For years, decades even, Star Wars fans had to rely on the Expanded Universe to tell the meaningful stories in the Galaxy we all love. After the original trilogy so successfully setup a world that we could return to as often as we like, there were no signs of new properties on the horizon. So we turned to books and video games to get that Star Wars fix. Then the Prequels happened. I was young when Episode 1 was released, somewhere around 10 years old. I loved it. The monsters, the lighthearted tone, the pod racing. It was only until I got older and realized that the Prequels are terrible, unrelenting and, unapologetically terrible. It had successfully killed a franchise.
Then Disney bought Lucasfilm, and a new trilogy was announced. I was cautiously optimistic. When JJ Abrams was announced to direct Episode 7, I lost my mind. We were finally going to get a new Star Wars film that was actually good. The Force Awakens came out last year to great success. There were tears, laughter, nostalgia, and heartache. It was a new beginning to a franchise that I love so much.
While it's true that The Force Awakens is essentially A New Hope with different characters, that was necessary to reestablish and reintroduce this franchise to so many. A message had to be sent that these films wouldn't focus on Trade Routes or Gungans. This is a world you already know and love with the characters you know and love. And while the political battles of the Prequels are important to the overall story, The Force Awakens realized that's not what the films should focus on. Books are a perfect medium to dig into the minutiae of political standing in the Galaxy.
But it was Rogue One, even more so than The Force Awakens, that piqued my interest. This was a story that I often wondered. How did the Rebels get the plans to the Death Star in A New Hope? We know in Return of the Jedi that Bothans were responsible for stealing the plans to Death Star Vol. 2, but we're never really given any insight to such a pivotal plot point in Episode 4. And why is there such an obvious and simple flaw with the Death Star? These are the questions that have led to wild fan theories and speculation, but we'd never been given a definite answer. Until now.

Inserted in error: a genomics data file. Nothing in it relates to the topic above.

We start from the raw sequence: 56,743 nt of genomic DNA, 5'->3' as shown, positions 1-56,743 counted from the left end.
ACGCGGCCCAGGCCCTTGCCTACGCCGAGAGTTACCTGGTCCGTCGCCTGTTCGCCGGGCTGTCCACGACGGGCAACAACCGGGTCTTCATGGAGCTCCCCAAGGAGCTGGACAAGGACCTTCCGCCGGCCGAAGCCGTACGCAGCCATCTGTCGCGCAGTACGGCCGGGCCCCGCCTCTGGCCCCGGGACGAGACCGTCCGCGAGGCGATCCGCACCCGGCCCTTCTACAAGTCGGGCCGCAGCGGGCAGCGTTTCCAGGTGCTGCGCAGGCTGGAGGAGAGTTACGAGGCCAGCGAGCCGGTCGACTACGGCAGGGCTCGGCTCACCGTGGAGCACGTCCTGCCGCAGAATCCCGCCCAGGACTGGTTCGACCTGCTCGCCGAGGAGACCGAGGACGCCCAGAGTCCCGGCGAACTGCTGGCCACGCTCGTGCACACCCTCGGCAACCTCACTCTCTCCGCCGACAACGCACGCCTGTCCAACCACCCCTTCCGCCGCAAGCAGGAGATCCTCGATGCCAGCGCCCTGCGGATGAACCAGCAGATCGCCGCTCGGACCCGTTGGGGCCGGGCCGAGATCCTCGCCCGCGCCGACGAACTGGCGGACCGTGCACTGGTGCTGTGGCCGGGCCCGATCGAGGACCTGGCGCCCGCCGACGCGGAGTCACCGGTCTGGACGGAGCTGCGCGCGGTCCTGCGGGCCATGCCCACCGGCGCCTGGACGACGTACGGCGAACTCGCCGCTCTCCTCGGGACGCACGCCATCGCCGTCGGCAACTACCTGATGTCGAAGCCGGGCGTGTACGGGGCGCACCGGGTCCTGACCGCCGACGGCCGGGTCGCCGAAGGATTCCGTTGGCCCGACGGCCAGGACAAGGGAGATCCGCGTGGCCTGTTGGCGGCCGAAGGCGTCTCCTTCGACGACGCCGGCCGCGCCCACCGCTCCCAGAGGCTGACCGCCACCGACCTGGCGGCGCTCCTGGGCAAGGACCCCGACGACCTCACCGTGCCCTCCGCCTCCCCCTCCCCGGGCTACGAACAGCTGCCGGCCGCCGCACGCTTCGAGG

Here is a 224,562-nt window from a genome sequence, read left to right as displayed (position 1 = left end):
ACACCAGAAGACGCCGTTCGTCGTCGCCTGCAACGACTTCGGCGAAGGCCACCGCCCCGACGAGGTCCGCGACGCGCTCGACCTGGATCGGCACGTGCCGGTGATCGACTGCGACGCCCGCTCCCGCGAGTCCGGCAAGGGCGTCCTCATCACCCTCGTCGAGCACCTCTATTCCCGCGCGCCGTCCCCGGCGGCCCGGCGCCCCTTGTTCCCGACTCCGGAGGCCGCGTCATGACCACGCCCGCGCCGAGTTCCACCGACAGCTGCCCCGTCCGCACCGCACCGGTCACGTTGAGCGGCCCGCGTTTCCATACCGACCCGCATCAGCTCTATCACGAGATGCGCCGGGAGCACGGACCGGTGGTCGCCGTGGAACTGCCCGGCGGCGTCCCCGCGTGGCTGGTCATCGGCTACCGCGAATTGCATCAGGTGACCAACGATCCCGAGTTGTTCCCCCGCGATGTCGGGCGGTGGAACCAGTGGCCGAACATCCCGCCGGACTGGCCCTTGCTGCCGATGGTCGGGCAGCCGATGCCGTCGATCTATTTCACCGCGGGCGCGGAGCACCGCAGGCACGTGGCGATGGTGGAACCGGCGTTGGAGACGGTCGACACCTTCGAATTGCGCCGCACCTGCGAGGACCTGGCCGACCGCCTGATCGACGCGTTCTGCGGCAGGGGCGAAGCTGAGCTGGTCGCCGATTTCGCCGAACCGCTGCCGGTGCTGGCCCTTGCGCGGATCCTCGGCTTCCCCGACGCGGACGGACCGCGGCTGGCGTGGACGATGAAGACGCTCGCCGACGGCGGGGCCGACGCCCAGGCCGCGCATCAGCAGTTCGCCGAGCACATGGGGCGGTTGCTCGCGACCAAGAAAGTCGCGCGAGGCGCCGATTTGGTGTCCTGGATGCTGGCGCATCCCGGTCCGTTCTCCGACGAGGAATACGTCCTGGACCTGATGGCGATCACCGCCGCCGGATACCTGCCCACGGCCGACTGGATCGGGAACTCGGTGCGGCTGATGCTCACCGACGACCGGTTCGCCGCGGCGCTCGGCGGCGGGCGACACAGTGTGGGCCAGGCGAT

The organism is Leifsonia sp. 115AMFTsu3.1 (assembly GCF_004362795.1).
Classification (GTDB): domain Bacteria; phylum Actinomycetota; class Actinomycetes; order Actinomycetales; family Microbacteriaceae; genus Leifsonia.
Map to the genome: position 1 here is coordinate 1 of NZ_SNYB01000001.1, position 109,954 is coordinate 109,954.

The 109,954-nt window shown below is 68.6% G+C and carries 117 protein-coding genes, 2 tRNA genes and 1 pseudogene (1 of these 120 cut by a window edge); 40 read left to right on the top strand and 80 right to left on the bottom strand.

Let me just say that Rogue One is a fantastic film, regardless of it being a Star Wars film. This could easily be set in any universe and be successful. And that's one of the many reasons this could be one of the best Star Wars films we have so far. There is no Opening Crawl, no Circle Transitions or Screen Wipes. This is a standalone Star Wars story, and it's a great one.
For the uneducated, (and I'll stay spoiler free, with a few references that should be expected due to the time period) Rogue One is the story of the Rebels who stole the Death Star plans from the Empire, leading into A New Hope. We follow the reluctant hero, Jyn Erso (the fantastic Felicity Jones) as she meets up with a ragtag group who are searching for the lead architect of the Death Star, Jyn's father. Galen Erso (played by the immensely talented Mads Mikkelsen) had left the Empire to raise his family because he disagreed with the direction they were taking. But the Empire, and specifically main antagonist Krennic, doesn't care. He has to return to finish his work on the Death Star.